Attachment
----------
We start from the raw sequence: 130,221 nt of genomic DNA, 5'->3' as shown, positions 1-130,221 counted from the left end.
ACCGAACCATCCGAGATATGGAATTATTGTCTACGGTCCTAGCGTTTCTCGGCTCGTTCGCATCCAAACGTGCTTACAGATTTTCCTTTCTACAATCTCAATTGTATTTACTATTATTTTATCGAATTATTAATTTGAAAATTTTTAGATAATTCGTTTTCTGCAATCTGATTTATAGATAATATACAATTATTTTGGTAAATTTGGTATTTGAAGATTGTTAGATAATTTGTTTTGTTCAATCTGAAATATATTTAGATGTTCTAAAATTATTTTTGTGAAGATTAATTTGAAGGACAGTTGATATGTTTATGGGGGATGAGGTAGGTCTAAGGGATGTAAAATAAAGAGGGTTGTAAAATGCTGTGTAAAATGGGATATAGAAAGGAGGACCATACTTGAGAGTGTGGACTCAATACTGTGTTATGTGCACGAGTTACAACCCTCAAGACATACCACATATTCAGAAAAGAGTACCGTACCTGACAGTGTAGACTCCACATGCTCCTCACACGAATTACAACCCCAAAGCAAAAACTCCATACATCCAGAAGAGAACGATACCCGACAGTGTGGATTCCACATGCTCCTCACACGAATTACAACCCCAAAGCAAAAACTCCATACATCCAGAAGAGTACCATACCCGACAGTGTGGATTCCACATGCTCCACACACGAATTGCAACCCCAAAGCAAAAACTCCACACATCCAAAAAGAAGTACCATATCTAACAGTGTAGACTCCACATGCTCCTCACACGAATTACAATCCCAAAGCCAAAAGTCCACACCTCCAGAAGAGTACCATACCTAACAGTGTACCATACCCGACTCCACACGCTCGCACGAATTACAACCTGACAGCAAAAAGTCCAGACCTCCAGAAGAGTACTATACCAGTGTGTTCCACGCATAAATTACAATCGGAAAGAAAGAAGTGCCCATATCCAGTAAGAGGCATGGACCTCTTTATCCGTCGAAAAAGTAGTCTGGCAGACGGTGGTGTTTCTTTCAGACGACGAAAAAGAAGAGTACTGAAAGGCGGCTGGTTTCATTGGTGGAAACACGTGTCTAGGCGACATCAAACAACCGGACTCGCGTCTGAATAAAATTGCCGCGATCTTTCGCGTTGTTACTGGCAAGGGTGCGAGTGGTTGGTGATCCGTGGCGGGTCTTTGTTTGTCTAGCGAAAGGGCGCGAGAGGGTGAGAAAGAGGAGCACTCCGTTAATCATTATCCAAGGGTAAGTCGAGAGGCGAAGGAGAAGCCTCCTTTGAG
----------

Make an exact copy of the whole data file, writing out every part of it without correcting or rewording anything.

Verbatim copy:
We start from the raw sequence: 130,221 nt of genomic DNA, 5'->3' as shown, positions 1-130,221 counted from the left end.
ACCGAACCATCCGAGATATGGAATTATTGTCTACGGTCCTAGCGTTTCTCGGCTCGTTCGCATCCAAACGTGCTTACAGATTTTCCTTTCTACAATCTCAATTGTATTTACTATTATTTTATCGAATTATTAATTTGAAAATTTTTAGATAATTCGTTTTCTGCAATCTGATTTATAGATAATATACAATTATTTTGGTAAATTTGGTATTTGAAGATTGTTAGATAATTTGTTTTGTTCAATCTGAAATATATTTAGATGTTCTAAAATTATTTTTGTGAAGATTAATTTGAAGGACAGTTGATATGTTTATGGGGGATGAGGTAGGTCTAAGGGATGTAAAATAAAGAGGGTTGTAAAATGCTGTGTAAAATGGGATATAGAAAGGAGGACCATACTTGAGAGTGTGGACTCAATACTGTGTTATGTGCACGAGTTACAACCCTCAAGACATACCACATATTCAGAAAAGAGTACCGTACCTGACAGTGTAGACTCCACATGCTCCTCACACGAATTACAACCCCAAAGCAAAAACTCCATACATCCAGAAGAGAACGATACCCGACAGTGTGGATTCCACATGCTCCTCACACGAATTACAACCCCAAAGCAAAAACTCCATACATCCAGAAGAGTACCATACCCGACAGTGTGGATTCCACATGCTCCACACACGAATTGCAACCCCAAAGCAAAAACTCCACACATCCAAAAAGAAGTACCATATCTAACAGTGTAGACTCCACATGCTCCTCACACGAATTACAATCCCAAAGCCAAAAGTCCACACCTCCAGAAGAGTACCATACCTAACAGTGTACCATACCCGACTCCACACGCTCGCACGAATTACAACCTGACAGCAAAAAGTCCAGACCTCCAGAAGAGTACTATACCAGTGTGTTCCACGCATAAATTACAATCGGAAAGAAAGAAGTGCCCATATCCAGTAAGAGGCATGGACCTCTTTATCCGTCGAAAAAGTAGTCTGGCAGACGGTGGTGTTTCTTTCAGACGACGAAAAAGAAGAGTACTGAAAGGCGGCTGGTTTCATTGGTGGAAACACGTGTCTAGGCGACATCAAACAACCGGACTCGCGTCTGAATAAAATTGCCGCGATCTTTCGCGTTGTTACTGGCAAGGGTGCGAGTGGTTGGTGATCCGTGGCGGGTCTTTGTTTGTCTAGCGAAAGGGCGCGAGAGGGTGAGAAAGAGGAGCACTCCGTTAATCATTATCCAAGGGTAAGTCGAGAGGCGAAGGAGAAGCCTCCTTTGAG